Czech antivirus company Grisoft, better known as AVG, has bought identity theft prevention software vendor Sana Security.
The purchase adds behavior-based protection to its capabilities and will better protect users as they surf the Web, J.R. Smith, CEO of AVG, told InternetNews.com.
Details of the purchase were not disclosed.
The purchase comes as the recession tightens IT budgets and enterprises look for ways to consolidate their security investments.
AVG needed to make the purchase to keep up with market trends, noted Gartner analyst Neil MacDonald. “All the major vendors
– Symantec (NASDAQ: SYMC), McAfee (NYSE: MFE), Trend Micro, Sophos, IBM
(NYSE: IBM) – are moving toward an endpoint
protection platform that delivers more than antivirus,” he told InternetNews.com.
This is because the traditional signature-based detection mechanisms that antivirus applications use are now inadequate, MacDonald said. “There’s an exponential curve in the growth of malware variants, with people building automated
kits to create malware, and the antivirus labs just can’t keep up,” he explained.
Also, the creators of viruses and worms are making them polymorphic, which means they change their signatures frequently, making detection difficult. For example, the Koobface virus, which hit Facebook in December for the second time in three months, was difficult to eradicate because it was a server side polymorphic virus which automatically changed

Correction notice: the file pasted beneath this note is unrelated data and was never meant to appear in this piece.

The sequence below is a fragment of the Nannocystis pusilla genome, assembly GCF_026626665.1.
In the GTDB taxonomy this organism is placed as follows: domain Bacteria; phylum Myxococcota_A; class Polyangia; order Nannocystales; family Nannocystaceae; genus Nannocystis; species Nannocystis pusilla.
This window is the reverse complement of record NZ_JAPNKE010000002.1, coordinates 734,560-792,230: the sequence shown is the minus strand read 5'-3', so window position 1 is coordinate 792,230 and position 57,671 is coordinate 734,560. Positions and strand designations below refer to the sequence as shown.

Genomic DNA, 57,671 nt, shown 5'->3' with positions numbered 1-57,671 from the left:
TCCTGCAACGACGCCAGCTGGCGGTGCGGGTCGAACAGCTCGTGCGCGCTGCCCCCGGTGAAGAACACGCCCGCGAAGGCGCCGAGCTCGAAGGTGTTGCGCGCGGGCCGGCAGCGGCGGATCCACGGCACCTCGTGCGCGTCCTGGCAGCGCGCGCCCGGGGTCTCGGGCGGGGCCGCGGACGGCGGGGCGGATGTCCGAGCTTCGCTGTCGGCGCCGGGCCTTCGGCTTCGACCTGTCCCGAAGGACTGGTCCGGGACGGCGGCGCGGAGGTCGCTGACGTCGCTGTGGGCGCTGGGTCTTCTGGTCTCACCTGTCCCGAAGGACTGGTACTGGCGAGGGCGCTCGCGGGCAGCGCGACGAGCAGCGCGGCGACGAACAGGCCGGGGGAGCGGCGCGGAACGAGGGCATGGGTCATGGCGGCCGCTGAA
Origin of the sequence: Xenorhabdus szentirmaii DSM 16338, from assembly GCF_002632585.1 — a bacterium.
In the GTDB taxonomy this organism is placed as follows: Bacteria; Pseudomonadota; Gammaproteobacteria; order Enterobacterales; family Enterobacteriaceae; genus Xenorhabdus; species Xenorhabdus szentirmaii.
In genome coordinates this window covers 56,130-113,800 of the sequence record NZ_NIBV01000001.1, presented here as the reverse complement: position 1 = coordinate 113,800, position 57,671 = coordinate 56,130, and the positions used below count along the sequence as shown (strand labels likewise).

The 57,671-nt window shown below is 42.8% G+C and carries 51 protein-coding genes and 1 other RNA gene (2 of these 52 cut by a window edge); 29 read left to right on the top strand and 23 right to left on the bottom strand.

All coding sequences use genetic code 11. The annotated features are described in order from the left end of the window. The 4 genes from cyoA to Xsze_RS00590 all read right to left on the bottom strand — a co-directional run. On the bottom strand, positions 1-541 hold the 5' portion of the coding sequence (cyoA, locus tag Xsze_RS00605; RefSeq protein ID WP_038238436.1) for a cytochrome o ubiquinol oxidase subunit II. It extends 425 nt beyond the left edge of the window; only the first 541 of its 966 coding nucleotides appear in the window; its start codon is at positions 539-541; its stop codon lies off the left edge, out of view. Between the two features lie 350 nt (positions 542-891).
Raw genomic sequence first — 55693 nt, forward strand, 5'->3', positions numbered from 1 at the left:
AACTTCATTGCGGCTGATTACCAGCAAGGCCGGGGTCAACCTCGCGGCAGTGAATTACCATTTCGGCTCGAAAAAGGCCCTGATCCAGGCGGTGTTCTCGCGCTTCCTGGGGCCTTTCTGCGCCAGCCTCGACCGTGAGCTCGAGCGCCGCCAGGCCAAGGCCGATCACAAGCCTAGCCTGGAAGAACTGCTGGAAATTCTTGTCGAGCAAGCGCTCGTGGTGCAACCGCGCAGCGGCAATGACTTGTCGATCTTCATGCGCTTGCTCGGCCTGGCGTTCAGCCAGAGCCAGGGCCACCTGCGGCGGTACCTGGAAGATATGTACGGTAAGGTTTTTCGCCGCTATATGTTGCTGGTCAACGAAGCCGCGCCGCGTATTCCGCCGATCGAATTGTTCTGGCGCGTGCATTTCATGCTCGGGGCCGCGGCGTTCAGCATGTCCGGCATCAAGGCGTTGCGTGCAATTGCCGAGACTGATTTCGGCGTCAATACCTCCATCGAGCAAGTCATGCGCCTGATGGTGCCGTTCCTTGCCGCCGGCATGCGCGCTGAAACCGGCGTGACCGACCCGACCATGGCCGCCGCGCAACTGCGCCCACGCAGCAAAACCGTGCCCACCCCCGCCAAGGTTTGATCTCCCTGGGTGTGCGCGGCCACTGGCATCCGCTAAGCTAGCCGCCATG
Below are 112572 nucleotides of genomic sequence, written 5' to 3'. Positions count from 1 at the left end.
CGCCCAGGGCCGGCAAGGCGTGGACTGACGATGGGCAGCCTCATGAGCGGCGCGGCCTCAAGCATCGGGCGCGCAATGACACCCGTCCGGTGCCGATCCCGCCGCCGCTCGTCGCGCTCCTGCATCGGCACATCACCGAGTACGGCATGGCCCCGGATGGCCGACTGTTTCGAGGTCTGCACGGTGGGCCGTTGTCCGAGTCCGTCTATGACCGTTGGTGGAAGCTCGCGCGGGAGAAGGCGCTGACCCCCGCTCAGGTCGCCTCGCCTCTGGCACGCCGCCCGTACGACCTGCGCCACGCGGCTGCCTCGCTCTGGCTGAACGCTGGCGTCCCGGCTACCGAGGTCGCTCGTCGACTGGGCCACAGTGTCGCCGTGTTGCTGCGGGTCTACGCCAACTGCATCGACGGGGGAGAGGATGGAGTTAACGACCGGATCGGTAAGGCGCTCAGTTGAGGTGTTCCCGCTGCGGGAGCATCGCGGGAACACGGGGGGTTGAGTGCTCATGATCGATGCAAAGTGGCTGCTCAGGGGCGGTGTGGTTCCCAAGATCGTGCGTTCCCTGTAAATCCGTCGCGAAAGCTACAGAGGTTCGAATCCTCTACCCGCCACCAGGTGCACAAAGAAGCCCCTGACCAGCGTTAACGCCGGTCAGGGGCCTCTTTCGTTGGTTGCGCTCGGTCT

its signature every five minutes or so.
“Second, there’s an increase in targeted attacks where hackers create custom malware where no signature exists to go after your company, and these aren’t recognized by antivirus software, which recognizes attacks by their signature.”
These factors play into fears that identity theft will increase as laid-off employees strike back, and cybercriminals
up their attacks to take advantage of governments’ preoccupation with the recession.
Insider breaches, either on their own or in combination with external attacks, accounted for more than half of data
breaches at enterprises, said a survey sponsored by database security solutions vendor Application Security.
Antivirus vendors are moving towards consolidated offerings because users would rather have one vendor offering one platform with several products they can choose among to round off their computer security than be made to buy products from different vendors, MacDonald explained.
For example, McAfee broadened its business strategies by buying Reconnex last year for
$46 million in a bid to simplify and automate data protection.
Sana’s technology understands what a PC’s components and software are doing and how they should behave, and, if they deviate from the norm, it terminates that activity, AVG’s Smith said.
“This lets us detect new and unknown threats we haven’t seen before in real time,” he said.